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Integration: How to Move to Norway

Integration: How to Move to Norway

If you’ve moved to Norway, learn something about Norway. Then tell Norwegians what you’ve learned. As often as you can.

It doesn’t surprise me how little some newcomers know before moving here. I was certainly no expert on the ins and outs of Norwegian life before getting off the plane at the Oslo airport for the first time (which is called…?… – Gardermoen).

No, what surprises me sometimes is how little time/effort some newcomers who have moved here take/make to find out more about living in Norway that will help them build networks, make friendships, write good job applications, stand out at interviews, etc.

What would your advice be?

If you’re in this group, imagine what you’d tell someone moving to your country and looking for work. What would you say to them?

If you asked me this, I’d tell you to first jump online and find websites giving you useful information about what’s happening in the country today. For example, I’d say try this one: http://norwaytoday.info/ or this one: http://www.newsinenglish.no/

Why? Because regular reading of what appears in this digital newspaper will help you connect with people, and this is what you need if you’re ever to ‘make it’ here in both a personal and professional sense.

Next, I’d tell you to find a native (or two) and have a conversation with them about something that you’ve read, with you asking questions like, ‘So what do you think about _____?’, ‘Why do you think that?’ ‘Can you tell me more about ____?’

It’s an easy way to start integrating, right? Yet you’d be surprised how many don’t do it.

Nobody cares?

Next, a cynical observation based on experience: people only really care about what’s going on around them.

Example: When I moved over, I went through a long period where I couldn’t seem to get through even a couple of sentences without either telling something about the US or making a comparison between something about the US and something about Norway.

It was my conversational security blanket. But after awhile I noticed that my conversational partners were only giving me a lukewarm response to all my American information. As if they were saying between the lines of politeness, who cares?

And why should they care? Newcomers need to adapt to their new land, and one way of doing this is to demonstrate that you can focus on something important – meaning not on your past life in ____ but rather on your present one in Norway.

So let others know that you know what’s going on around you in this Land of the Midnight Sun. Ask them questions. Listen to their answers. Enjoy the positive responses you get, and let them help you make the transition from old to new, if not easy, than easier.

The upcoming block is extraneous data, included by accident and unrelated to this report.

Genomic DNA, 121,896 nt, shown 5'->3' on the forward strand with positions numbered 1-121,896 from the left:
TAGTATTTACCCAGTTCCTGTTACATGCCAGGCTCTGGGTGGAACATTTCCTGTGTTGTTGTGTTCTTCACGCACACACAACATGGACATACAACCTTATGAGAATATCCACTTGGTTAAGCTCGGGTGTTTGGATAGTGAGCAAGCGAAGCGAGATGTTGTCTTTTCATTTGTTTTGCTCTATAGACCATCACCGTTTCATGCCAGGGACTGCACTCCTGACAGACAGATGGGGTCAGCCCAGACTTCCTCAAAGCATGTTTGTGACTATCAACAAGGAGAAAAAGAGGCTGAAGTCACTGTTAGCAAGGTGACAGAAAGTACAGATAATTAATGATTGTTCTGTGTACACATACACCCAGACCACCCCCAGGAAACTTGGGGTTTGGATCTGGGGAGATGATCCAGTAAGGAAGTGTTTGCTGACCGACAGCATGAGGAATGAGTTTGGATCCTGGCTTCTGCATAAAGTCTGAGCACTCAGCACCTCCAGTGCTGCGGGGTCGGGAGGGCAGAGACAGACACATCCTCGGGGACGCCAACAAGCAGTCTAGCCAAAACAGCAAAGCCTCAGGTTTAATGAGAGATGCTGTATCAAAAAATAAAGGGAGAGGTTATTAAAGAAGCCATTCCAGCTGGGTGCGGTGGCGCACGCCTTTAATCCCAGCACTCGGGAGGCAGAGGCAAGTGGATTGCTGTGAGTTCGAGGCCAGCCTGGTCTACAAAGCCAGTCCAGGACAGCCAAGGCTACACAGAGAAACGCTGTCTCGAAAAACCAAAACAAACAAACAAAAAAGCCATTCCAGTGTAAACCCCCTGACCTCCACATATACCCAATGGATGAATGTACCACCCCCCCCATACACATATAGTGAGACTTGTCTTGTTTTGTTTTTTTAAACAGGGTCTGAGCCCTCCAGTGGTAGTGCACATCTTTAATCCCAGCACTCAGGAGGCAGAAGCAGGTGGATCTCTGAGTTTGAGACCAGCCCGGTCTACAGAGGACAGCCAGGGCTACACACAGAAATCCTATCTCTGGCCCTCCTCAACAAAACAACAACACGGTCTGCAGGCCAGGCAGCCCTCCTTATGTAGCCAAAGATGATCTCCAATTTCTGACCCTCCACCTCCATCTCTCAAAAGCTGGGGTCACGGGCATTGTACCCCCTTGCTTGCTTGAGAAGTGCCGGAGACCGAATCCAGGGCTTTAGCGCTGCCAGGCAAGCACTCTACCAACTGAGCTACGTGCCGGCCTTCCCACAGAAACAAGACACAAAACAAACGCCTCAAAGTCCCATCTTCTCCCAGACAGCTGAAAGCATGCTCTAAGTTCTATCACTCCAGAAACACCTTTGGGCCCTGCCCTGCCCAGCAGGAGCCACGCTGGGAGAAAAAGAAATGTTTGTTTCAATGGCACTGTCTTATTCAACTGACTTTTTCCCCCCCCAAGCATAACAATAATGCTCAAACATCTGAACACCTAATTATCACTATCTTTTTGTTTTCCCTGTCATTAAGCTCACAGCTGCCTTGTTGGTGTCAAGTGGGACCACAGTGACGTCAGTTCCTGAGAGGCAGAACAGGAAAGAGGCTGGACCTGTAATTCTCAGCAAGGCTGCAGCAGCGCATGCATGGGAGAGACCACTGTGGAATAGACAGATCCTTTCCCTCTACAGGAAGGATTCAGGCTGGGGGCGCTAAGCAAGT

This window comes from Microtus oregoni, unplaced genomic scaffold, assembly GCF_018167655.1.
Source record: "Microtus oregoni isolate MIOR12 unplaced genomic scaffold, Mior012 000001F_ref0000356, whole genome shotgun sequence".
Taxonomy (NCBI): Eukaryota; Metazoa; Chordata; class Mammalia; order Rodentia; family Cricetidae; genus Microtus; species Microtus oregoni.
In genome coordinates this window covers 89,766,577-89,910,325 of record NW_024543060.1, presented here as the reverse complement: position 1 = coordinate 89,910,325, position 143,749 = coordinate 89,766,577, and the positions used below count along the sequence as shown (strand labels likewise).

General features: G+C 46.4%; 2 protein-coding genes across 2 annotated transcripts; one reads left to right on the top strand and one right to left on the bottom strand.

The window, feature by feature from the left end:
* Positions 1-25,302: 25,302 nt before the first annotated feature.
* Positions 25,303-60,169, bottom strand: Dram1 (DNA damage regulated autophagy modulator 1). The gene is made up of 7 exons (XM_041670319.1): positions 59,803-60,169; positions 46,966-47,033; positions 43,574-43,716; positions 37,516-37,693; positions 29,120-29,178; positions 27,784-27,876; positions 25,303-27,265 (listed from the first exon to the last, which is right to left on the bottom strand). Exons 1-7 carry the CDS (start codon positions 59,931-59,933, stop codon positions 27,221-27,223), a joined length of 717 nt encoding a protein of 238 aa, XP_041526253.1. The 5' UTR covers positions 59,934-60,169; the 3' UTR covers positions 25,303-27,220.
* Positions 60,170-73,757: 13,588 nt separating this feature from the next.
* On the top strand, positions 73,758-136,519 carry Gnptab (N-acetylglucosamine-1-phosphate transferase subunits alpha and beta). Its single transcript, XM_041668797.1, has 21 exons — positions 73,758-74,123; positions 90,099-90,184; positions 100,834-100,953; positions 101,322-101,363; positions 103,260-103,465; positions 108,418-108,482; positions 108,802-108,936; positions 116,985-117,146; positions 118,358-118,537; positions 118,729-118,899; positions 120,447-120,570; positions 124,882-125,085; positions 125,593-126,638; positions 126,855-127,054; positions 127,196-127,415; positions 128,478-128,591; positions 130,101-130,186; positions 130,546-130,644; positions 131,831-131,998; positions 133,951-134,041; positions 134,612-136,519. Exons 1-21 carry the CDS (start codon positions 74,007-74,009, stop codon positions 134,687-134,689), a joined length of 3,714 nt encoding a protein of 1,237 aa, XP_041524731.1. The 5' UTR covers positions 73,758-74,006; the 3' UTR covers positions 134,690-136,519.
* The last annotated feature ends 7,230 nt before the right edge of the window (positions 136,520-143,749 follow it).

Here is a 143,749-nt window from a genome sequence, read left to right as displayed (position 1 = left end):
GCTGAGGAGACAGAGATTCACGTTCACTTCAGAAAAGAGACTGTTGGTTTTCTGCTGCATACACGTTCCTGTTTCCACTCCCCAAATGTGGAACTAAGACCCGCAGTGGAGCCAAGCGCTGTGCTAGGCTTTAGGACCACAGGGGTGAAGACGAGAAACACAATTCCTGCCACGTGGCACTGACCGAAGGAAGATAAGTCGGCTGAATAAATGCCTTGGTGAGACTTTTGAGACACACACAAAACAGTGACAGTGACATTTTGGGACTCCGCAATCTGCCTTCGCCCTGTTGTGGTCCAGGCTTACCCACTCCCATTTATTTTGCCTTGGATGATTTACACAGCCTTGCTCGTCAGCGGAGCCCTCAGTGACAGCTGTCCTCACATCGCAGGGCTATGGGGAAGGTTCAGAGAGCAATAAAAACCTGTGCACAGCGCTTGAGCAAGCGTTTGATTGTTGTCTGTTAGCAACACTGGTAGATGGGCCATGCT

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4 kommentarer to Integration: How to Move to Norway

  1. This is absolutely helpful! I’ve been living in Norway for more than 2 months and sometimes I tried to translate the norwegian newspaper (always ending frustrated with the complex vocabulary).

    Since I knew that there are English websites (thanks to this article) to read Norwegian news, I’m aware about what’s happening around and of course can notice that people enjoy much more my conversations and I feel more involved.

    Thanks Karin!

    Br,
    Diana G.

    • And thanks for your comment! Good to hear that keeping up with and sharing news here is helping you make the integration transition easier for yourself.

  2. My best advice is that you take the weather with you. Having lived in many places in the world I know that I always carry my preconceptions that I realised later are misconceptions.
    For Norway the most important advice from me or maybe for me is related to the actual weather, take your woolies. Woolen underwear does not work everywhere in the world, I was a walking electricity conductor in the dry atmosphere of the Beijing winter, however in Norway it is just perfect. Keep warm and dry and you can experience the best of the country.

    • Thanks for your comment! You offer truly sound advice for making the most out of living here, as it’s part of the lifestyle to be outdoors quite a bit in all kinds of weather, including the cold and damp sort.

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